My guess is that after Pinocchio's re-issue lost money, Disney cancelled Sleeping Beauty's re-issue. Snow White's digital restoration cost a whopping $25 million, Pinocchio's must've cost around the same amount, ditto this. This leads me to believe that the Beauty and the Beast videocassette was mastered and edited prior to the opening of the restored Pinocchio in late June. Seems likely, since that was just a few months ahead of Beauty and the Beast's video release. This could also explain why no poster exists for this re-release. It must've been immediately cancelled sometime in the summer of 1992, when Pinocchio's re-release failed to meet expectations at the box office. Beauty and the Beast's tape master - trailers and all - was probably already in the can.

Sleeping Beauty, like Pinocchio, was also already released on home video prior to the 1990s. That film hit stores in the fall of 1986, and it was withdrawn in 1988. That film's video release was record-breaking hit at the time, too! It sold a then-whopping one million units. Put two and two together, and you can see why this re-release didn't come to fruition. They didn't even give the restored version a video release at the time, something you think they would've done since the theatrical re-release fell through.

Disney instead opted to give Snow White and the Seven Dwarfs one last re-release in 1993, since that film wasn't ever released on video at the time. After that re-issue did very well ($41 million), they finally released the film on home video... Something they said they would never do a few years prior to that.

Had Pinocchio never hit home video in 1985, the re-release probably would've grossed somewhere close to $40 million. Sleeping Beauty probably would've done the same had there been no video release of the title in 1986. Disney probably figured that Pinocchio's 1992 re-release did poorly because many Americans owned the videotape or were able to rent it from their local Blockbuster. They knew Sleeping Beauty was also released on video, so they decided to avoid a big loss altogether.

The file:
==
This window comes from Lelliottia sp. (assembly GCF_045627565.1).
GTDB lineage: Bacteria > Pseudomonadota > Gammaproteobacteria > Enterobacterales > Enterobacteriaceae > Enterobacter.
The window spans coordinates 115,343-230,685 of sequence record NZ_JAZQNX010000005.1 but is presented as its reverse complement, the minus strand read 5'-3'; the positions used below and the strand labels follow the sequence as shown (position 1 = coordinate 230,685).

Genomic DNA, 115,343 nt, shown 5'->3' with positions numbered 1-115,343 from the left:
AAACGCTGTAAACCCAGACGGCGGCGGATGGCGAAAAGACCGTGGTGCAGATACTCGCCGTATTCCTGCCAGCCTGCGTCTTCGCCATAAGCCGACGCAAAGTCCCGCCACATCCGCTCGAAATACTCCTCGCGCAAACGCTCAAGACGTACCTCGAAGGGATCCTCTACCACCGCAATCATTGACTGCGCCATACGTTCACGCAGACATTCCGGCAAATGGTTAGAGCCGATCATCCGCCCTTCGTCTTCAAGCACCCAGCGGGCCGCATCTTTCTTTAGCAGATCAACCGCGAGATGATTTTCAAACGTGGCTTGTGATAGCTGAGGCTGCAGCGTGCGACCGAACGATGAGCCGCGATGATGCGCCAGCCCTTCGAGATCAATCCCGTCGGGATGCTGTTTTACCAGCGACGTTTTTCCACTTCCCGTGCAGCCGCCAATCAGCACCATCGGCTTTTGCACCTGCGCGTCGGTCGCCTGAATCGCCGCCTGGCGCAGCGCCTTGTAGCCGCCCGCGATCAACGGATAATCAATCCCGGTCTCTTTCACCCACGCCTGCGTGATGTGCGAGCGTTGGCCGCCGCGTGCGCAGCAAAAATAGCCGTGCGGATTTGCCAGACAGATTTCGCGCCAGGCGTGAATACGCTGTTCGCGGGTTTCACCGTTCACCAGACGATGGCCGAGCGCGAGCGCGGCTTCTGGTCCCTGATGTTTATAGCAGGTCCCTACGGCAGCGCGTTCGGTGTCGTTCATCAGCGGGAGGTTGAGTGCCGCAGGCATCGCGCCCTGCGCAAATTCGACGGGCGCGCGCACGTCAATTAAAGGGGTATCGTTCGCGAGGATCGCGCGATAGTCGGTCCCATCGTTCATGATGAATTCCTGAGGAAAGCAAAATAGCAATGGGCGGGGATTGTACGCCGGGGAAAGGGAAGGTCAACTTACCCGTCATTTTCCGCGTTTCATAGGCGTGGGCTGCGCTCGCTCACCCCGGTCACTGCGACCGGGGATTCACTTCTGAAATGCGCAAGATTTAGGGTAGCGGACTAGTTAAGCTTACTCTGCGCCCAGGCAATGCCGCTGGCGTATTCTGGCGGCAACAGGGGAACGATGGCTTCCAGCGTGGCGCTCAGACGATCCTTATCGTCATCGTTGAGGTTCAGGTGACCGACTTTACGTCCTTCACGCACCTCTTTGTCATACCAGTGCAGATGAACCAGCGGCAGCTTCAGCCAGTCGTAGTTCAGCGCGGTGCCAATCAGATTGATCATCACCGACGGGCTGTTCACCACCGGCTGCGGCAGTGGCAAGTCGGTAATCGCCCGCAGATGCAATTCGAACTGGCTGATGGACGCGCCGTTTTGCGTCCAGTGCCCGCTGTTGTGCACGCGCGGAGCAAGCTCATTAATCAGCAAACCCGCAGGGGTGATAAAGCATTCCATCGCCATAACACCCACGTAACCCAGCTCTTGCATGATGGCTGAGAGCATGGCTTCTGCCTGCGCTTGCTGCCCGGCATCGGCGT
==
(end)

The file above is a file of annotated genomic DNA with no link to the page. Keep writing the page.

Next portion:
Oddly enough, two years later, the restored Sleeping Beauty got a limited release on September 10, 1995...

Did a video release for the Walt Disney Masterpiece Collection follow in 1996? Nope, 1997 instead! There were two versions of the release, a pan-and-scan version and a widescreen version. This was released alongside fully restored versions of Bambi and The Jungle Book.

An interesting tidbit of Disney history...

2 comments:

  1. I'm sure Sleeping Beauty's 1993 re-release was cancelled simply because Disney chose Snow White to be re-released instead, and as Walt himself once said, he didn't like singing heads.

    However Sleeping Beauty did get a video release, utilizing the 1995 digital restoration that was done possibly for the limited release (http://www.youtube.com/watch?v=x-z0o26HD40). However other countries got a video release first (with Europe and Australia as the first English speaking countries), making the USA one of the last countries to have a video release, in 1997.

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  2. The decision to can the '93 Sleeping Beauty reissue must have been very late. There exists a printing of Beauty and the Beast that has trailers for Sleeping Beauty and the upcoming VHS release of Pinocchio.